The following is an application of harmonic series:

Each book is 1 unit long, then with a stack of n books, we can slide the top book a total of book-lengths off the edge of the table, where Hn is the sequence of partial sums of the Harmonic series. Using this formula, how many books would you need until the top book is a total of 1.5 book-lengths over the edge of the table? [Hint: the answer happens to be less than 13, so just take some partial sums.] Under the hypotheses of the integral test, if an = f(n), then for each positive integer n we have Use this fact to show that ln n le 1 + 1/2 + 1/3 + Â + 1/n le 1 + ln n for all positive integers n. Part (b) shows that 1/2 + ln(n) 1 + 1/2 +1/3 + Â + 1/n is a good approximation for the partial sums of the harmonic series. Use thus approximation to estimate how many books you would need to use to get the top book 5 book-lengths over the edge. [Remember to divide by two in our formula for how far the top book can reach.] Using this same approximation, how many books would you need to get the top book G book-lengths over the edge? How about 8? How about 10? (Your calculator may have trouble with such large numbers!) If you had n = 1087 books available (which is more books th.au the number of atoms estimated in the visible universe), then about how many book-lengths over the edge of the table could you get the top one2? [Hint: I 'm guessing that your calculator can't do computations with numbers that big, so use some properties of logs to first simplify your answer by hand a little bit.]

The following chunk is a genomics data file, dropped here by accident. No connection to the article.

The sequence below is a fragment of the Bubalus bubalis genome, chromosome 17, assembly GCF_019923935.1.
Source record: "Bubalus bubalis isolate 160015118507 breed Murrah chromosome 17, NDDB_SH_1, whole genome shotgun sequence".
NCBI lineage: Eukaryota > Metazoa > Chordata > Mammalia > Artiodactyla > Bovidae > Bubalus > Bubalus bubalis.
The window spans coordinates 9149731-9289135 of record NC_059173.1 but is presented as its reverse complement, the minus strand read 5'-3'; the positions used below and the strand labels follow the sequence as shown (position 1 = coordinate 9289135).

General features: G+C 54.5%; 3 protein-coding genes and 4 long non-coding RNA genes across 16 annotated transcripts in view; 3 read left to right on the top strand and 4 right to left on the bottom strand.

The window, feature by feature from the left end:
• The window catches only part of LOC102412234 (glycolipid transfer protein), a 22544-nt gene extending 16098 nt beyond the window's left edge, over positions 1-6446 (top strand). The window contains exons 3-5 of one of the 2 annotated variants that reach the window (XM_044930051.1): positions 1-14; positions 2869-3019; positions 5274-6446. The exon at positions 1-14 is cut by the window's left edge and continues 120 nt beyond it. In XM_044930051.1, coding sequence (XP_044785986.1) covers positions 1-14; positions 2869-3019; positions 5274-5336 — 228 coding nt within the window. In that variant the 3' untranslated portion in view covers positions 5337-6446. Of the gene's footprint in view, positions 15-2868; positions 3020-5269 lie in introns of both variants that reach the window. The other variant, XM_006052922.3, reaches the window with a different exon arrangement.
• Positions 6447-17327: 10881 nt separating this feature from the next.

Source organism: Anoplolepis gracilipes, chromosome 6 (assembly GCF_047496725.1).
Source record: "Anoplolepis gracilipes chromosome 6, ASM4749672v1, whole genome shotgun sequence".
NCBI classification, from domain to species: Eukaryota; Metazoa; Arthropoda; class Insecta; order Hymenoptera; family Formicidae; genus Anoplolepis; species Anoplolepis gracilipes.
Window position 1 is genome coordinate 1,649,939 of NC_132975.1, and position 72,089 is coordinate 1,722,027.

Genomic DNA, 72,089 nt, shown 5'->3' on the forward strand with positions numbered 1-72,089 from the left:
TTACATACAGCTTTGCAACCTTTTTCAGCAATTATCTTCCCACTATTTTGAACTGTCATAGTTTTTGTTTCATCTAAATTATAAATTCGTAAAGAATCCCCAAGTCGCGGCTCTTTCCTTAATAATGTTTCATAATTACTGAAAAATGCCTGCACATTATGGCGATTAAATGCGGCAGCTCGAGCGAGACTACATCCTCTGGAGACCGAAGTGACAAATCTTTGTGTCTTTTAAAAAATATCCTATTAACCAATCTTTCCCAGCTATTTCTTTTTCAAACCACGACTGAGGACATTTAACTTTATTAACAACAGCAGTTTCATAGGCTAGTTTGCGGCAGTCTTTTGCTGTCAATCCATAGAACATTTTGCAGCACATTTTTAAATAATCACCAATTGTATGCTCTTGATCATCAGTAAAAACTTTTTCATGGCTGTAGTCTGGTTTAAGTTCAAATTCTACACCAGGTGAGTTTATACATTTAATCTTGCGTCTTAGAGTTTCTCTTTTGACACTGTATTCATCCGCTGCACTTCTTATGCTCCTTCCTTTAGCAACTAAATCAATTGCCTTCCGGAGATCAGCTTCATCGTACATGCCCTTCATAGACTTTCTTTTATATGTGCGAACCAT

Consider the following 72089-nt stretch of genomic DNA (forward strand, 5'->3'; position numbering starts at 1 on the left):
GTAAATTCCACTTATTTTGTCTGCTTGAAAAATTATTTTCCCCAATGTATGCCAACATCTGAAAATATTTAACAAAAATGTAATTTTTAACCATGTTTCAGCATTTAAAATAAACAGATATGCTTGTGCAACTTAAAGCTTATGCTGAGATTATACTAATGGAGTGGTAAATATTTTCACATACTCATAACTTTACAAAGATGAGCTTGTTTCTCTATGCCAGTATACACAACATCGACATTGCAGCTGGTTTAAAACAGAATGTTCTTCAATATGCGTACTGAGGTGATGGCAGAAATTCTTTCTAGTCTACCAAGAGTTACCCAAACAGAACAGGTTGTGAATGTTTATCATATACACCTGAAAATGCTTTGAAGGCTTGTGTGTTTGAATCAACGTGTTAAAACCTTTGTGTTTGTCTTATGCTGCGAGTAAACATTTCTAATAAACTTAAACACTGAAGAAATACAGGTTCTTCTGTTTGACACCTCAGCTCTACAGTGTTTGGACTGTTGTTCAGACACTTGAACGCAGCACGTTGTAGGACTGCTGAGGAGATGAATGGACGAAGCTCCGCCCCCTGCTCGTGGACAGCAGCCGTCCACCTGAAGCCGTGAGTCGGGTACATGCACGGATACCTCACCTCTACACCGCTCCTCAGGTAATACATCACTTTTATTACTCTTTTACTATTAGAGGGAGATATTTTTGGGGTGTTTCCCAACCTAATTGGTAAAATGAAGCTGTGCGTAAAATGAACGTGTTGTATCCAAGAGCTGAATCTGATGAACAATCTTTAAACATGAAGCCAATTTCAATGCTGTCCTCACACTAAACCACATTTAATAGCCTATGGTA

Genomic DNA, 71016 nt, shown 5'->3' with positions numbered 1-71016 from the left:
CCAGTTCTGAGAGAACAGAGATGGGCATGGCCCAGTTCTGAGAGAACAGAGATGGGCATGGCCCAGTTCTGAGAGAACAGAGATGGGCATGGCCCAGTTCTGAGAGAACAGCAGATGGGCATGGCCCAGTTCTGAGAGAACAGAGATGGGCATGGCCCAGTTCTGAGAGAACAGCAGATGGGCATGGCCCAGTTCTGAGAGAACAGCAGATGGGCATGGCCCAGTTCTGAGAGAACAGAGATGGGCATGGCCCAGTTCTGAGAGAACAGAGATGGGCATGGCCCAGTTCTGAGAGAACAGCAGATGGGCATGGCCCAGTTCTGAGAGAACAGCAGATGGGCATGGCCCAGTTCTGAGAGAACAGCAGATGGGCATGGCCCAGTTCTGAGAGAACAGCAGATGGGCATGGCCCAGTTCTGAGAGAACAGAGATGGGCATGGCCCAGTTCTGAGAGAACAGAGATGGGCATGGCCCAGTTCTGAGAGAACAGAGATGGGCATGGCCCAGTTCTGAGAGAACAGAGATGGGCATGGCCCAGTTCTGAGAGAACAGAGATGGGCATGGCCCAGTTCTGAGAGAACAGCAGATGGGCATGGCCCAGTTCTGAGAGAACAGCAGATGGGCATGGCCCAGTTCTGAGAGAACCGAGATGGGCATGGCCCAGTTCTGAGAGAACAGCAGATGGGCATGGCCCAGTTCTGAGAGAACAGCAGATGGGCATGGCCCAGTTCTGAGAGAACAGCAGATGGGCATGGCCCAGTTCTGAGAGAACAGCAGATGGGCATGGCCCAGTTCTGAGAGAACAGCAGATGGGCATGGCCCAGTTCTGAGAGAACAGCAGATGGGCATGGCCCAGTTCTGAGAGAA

Show transcribed image text Each book is 1 unit long, then with a stack of n books, we can slide the top book a total of book-lengths off the edge of the table, where Hn is the sequence of partial sums of the Harmonic series. Using this formula, how many books would you need until the top book is a total of 1.5 book-lengths over the edge of the table? [Hint: the answer happens to be less than 13, so just take some partial sums.] Under the hypotheses of the integral test, if an = f(n), then for each positive integer n we have Use this fact to show that ln n le 1 + 1/2 + 1/3 + Â + 1/n le 1 + ln n for all positive integers n. Part (b) shows that 1/2 + ln(n) 1 + 1/2 +1/3 + Â + 1/n is a good approximation for the partial sums of the harmonic series. Use thus approximation to estimate how many books you would need to use to get the top book 5 book-lengths over the edge. [Remember to divide by two in our formula for how far the top book can reach.] Using this same approximation, how many books would you need to get the top book G book-lengths over the edge? How about 8? How about 10? (Your calculator may have trouble with such large numbers!) If you had n = 1087 books available (which is more books th.au the number of atoms estimated in the visible universe), then about how many book-lengths over the edge of the table could you get the top one2? [Hint: I 'm guessing that your calculator can't do computations with numbers that big, so use some properties of logs to first simplify your answer by hand a little bit.]